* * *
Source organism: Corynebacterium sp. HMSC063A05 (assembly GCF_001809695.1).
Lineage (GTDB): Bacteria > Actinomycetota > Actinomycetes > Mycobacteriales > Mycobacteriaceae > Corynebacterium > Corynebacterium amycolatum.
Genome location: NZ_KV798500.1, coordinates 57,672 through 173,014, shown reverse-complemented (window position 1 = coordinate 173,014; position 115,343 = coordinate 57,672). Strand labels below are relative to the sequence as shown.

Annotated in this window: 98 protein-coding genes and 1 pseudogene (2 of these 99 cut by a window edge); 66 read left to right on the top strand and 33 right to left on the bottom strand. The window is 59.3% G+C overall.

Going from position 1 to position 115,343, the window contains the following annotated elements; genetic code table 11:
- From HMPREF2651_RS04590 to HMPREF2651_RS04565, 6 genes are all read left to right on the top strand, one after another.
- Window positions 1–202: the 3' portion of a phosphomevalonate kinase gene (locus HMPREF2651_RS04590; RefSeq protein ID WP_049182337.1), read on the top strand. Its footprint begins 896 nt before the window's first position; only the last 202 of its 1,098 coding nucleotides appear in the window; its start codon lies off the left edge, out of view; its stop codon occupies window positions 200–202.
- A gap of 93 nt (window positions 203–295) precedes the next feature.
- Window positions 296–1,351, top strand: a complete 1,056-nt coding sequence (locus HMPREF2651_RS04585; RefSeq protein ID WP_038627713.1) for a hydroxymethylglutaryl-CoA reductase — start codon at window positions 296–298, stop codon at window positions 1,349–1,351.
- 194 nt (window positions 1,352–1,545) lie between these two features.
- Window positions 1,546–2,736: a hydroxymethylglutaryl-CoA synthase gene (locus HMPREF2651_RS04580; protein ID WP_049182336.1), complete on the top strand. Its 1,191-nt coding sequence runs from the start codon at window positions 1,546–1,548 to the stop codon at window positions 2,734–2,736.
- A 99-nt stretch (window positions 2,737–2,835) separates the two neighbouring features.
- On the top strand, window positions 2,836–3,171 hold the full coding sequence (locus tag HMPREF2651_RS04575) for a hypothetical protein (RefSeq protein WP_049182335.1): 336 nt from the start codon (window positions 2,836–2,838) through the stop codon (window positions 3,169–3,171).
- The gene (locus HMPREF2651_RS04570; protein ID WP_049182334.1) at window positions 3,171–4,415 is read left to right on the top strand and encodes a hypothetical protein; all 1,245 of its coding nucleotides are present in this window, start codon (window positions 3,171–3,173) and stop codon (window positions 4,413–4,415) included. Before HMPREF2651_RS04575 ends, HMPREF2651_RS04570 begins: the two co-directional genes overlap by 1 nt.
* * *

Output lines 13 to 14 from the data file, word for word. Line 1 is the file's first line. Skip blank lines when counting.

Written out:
- On the top strand, window positions 2,836–3,171 hold the full coding sequence (locus tag HMPREF2651_RS04575) for a hypothetical protein (RefSeq protein WP_049182335.1): 336 nt from the start codon (window positions 2,836–2,838) through the stop codon (window positions 3,169–3,171).
- The gene (locus HMPREF2651_RS04570; protein ID WP_049182334.1) at window positions 3,171–4,415 is read left to right on the top strand and encodes a hypothetical protein; all 1,245 of its coding nucleotides are present in this window, start codon (window positions 3,171–3,173) and stop codon (window positions 4,413–4,415) included. Before HMPREF2651_RS04575 ends, HMPREF2651_RS04570 begins: the two co-directional genes overlap by 1 nt.